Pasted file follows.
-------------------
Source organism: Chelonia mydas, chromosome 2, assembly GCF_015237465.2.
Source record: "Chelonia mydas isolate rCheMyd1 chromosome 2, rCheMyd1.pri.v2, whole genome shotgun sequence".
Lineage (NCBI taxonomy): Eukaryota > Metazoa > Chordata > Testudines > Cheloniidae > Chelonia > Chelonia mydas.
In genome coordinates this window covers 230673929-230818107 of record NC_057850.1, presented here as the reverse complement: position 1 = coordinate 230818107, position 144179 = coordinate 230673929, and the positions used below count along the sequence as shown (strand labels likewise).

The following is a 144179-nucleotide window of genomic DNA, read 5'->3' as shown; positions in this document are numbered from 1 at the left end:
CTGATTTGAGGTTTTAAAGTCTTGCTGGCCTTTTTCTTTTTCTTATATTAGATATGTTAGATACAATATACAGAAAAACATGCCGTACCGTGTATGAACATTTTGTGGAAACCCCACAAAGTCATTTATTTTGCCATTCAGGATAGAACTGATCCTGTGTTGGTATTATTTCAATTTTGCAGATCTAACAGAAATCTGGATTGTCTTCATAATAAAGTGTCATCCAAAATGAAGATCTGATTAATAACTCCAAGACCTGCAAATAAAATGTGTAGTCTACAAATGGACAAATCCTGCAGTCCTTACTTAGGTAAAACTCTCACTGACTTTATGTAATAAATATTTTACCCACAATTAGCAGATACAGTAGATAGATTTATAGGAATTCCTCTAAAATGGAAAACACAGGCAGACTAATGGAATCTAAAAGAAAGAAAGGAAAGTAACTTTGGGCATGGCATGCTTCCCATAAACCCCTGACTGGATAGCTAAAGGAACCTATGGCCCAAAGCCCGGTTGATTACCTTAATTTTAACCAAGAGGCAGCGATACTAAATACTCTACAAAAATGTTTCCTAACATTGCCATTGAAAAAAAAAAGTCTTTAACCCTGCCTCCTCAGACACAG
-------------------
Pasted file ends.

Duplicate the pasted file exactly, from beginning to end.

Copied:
Source organism: Chelonia mydas, chromosome 2, assembly GCF_015237465.2.
Source record: "Chelonia mydas isolate rCheMyd1 chromosome 2, rCheMyd1.pri.v2, whole genome shotgun sequence".
Lineage (NCBI taxonomy): Eukaryota > Metazoa > Chordata > Testudines > Cheloniidae > Chelonia > Chelonia mydas.
In genome coordinates this window covers 230673929-230818107 of record NC_057850.1, presented here as the reverse complement: position 1 = coordinate 230818107, position 144179 = coordinate 230673929, and the positions used below count along the sequence as shown (strand labels likewise).

The following is a 144179-nucleotide window of genomic DNA, read 5'->3' as shown; positions in this document are numbered from 1 at the left end:
CTGATTTGAGGTTTTAAAGTCTTGCTGGCCTTTTTCTTTTTCTTATATTAGATATGTTAGATACAATATACAGAAAAACATGCCGTACCGTGTATGAACATTTTGTGGAAACCCCACAAAGTCATTTATTTTGCCATTCAGGATAGAACTGATCCTGTGTTGGTATTATTTCAATTTTGCAGATCTAACAGAAATCTGGATTGTCTTCATAATAAAGTGTCATCCAAAATGAAGATCTGATTAATAACTCCAAGACCTGCAAATAAAATGTGTAGTCTACAAATGGACAAATCCTGCAGTCCTTACTTAGGTAAAACTCTCACTGACTTTATGTAATAAATATTTTACCCACAATTAGCAGATACAGTAGATAGATTTATAGGAATTCCTCTAAAATGGAAAACACAGGCAGACTAATGGAATCTAAAAGAAAGAAAGGAAAGTAACTTTGGGCATGGCATGCTTCCCATAAACCCCTGACTGGATAGCTAAAGGAACCTATGGCCCAAAGCCCGGTTGATTACCTTAATTTTAACCAAGAGGCAGCGATACTAAATACTCTACAAAAATGTTTCCTAACATTGCCATTGAAAAAAAAAAGTCTTTAACCCTGCCTCCTCAGACACAG